To minimize weight, the Feathered Friends Vireo UL Sleeping Bag doesn’t have a hood or a zipper. It’s filled with 950+ goose down and the lower half of the sleeping bag is warmer than the upper half, meaning it’s designed to be worn with a down jacket or thermal layer on your top half. At an extreme temperature, it’s suitable for as low as 25 degrees Fahrenheit, with comfort temperatures as low as 45 degrees Fahrenheit. It weighs just 14.4 ounces.
With a 1.1 R-Value (read more about how to understand R-Values here), the Sea to Summit Ultralight Air Sleeping Mat inflates quickly and uses a single layer of cells. It comes with a repair kit, stuff sack and pump, and weighs 14 ounces.
The Osprey brand is synonymous with great-quality hiking backpacks. The Osprey Talon 22 Men’s Hiking Backpack is a good size for day hikes, or for minimalist fastpackers. There are stretch mesh pockets on either side of the pack to increase the capacity, two zippered hip belt pockets, and a trekking pole attachment for quickly stowing your trekking poles on the move. The pack itself weighs just over two pounds.
Much lighter than hiking boots but with much more grip than road running shoes, the Salomon Women’s Alphacross 3 Trail Running Shoes allow you to significantly increase your speed on a fastpacking trip. The fabric is really breathable and the trainers fit snugly to hold your feet in place as you push off of uneven ground.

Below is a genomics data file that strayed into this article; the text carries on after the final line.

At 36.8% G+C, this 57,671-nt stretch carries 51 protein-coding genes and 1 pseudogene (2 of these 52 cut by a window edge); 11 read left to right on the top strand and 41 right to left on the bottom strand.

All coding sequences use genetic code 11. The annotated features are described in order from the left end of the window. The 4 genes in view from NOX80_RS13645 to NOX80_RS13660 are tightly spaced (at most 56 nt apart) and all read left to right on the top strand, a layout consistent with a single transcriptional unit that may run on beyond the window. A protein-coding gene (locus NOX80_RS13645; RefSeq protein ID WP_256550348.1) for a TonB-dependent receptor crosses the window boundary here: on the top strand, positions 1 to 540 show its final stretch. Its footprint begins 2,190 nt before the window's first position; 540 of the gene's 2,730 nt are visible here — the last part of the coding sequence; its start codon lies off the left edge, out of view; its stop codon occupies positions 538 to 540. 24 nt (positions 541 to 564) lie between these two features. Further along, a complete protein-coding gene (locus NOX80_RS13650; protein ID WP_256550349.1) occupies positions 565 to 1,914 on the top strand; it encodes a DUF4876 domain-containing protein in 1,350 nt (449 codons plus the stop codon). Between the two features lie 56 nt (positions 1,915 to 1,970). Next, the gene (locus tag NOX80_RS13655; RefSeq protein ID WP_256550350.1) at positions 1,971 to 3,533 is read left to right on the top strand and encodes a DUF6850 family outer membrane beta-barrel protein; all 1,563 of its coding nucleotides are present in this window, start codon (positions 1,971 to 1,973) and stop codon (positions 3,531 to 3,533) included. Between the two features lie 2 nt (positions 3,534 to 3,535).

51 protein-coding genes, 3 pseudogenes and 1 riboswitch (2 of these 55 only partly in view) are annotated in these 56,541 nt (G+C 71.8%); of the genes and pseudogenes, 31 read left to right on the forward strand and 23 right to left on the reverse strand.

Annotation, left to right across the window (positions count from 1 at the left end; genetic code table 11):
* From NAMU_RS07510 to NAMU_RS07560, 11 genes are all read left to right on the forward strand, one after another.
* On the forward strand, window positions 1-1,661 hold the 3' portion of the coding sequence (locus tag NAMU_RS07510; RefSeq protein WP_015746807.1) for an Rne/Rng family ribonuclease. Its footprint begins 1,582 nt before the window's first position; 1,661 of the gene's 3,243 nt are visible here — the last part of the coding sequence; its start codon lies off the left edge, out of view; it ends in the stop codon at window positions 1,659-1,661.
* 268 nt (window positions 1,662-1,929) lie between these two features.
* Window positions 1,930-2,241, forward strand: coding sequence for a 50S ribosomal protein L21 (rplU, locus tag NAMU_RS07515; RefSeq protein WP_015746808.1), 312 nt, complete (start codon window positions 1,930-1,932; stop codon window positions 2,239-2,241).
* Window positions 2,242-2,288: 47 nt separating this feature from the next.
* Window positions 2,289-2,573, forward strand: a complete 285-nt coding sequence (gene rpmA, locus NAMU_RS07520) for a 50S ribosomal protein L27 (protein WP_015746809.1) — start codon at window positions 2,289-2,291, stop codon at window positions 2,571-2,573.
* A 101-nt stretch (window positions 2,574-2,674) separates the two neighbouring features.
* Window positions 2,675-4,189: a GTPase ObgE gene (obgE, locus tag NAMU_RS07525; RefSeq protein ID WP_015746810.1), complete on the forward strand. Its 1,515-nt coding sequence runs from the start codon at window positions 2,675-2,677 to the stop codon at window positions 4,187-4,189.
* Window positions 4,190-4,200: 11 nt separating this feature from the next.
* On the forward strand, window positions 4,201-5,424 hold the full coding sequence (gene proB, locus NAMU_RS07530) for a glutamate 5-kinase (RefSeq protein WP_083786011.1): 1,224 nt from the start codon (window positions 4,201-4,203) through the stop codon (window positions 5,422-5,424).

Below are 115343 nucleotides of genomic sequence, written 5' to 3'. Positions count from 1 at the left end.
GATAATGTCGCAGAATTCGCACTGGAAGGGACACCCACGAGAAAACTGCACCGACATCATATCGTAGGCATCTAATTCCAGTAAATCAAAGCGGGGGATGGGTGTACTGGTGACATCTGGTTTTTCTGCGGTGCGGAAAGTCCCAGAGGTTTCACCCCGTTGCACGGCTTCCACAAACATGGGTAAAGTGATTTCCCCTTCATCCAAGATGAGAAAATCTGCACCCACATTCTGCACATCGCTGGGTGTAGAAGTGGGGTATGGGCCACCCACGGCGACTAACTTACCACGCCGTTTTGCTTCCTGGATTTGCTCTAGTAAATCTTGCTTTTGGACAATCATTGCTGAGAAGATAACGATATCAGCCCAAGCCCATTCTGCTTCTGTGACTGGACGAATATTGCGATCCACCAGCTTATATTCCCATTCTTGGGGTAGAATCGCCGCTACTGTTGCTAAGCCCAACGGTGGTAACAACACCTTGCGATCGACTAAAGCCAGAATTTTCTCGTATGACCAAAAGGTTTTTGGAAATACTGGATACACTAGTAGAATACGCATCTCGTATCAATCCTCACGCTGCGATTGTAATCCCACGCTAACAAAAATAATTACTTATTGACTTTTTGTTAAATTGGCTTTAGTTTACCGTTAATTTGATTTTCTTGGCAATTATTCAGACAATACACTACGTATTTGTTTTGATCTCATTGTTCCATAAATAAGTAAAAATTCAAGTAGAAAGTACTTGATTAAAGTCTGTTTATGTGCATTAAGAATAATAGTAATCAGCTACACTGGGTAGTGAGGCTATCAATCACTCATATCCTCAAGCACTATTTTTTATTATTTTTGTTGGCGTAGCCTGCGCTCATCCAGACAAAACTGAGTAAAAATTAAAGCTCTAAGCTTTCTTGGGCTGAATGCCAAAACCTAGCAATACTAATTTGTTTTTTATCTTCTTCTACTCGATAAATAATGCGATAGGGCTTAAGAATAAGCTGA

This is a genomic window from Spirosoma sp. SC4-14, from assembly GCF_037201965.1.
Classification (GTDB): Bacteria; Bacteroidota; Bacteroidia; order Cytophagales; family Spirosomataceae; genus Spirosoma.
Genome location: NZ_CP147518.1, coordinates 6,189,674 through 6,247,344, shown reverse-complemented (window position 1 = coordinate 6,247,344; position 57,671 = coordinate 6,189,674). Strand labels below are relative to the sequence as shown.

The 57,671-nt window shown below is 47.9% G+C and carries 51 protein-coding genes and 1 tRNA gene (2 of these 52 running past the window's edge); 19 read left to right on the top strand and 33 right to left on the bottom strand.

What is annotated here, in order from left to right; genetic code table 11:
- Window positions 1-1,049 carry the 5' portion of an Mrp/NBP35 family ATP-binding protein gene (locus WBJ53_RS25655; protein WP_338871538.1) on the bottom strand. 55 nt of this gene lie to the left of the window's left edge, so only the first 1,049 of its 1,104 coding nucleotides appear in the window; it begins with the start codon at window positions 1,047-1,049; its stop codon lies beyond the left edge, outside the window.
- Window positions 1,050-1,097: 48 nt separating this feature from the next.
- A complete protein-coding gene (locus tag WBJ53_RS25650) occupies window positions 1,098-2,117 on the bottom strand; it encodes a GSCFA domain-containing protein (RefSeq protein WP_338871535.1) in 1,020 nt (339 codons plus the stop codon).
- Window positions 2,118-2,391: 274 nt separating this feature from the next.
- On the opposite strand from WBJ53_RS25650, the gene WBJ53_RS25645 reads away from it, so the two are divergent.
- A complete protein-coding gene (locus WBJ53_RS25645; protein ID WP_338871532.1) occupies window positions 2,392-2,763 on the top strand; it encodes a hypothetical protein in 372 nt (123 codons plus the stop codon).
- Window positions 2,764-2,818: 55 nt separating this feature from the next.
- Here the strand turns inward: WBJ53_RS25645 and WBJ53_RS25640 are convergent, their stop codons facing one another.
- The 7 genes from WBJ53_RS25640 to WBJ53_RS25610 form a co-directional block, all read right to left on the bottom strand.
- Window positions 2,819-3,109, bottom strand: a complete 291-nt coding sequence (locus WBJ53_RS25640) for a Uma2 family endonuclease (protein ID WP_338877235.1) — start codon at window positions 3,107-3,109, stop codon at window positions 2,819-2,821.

The Black Diamond Distance Carbon FLZ Trekking Poles are made from lightweight carbon fiber, are adjustable, and come with moisture-wicking straps and foam grips. They’re just 16 ounces, and you can use them with your Zpacks Plex Solo Tent.
I’ve tried a lot of Merino wool T-shirts, but this one packs a punch. Moisture-wicking and extremely odor-resistant, you can sweat into the Ibex Women’s 24 Hour Short Sleeve Scoop Neck Merino Top for days while still smelling fresh. It’s made using a steaming process which makes the material feel cooler to touch — appropriate for both warm and cool climates.
Made from recycled polyester and Spandex, the Patagonia Men’s Nine Trails Running Shorts are moisture-wicking, breathable, and stretchy to allow for a range of movement. There are three pockets for valuables (two large zippered pockets and the front and one at the back), and the shorts have been treated with a water repellent finish.
Your feet are doing a lot of work when hiking or fastpacking, which means they can sweat quickly. Damp feet result in blisters and chafing, so invest in some good socks, like the WrightSock Double Layer Merino Trail Runner Sock. The double-layer construction wicks moisture and prevents blisters.
If you’re fastpacking a route with regular pit stops for food, you might want to ditch the stove, but for more remote areas, the Jetboil Stash Ultralight Camping Cooking System is a solo adventurer’s best friend. It comes with a small gas canister, sufficient for a couple of days of adventures, a cookpot, lid, stabilizer, and titanium burner. Best of all, it weighs a mere 7.1 ounces.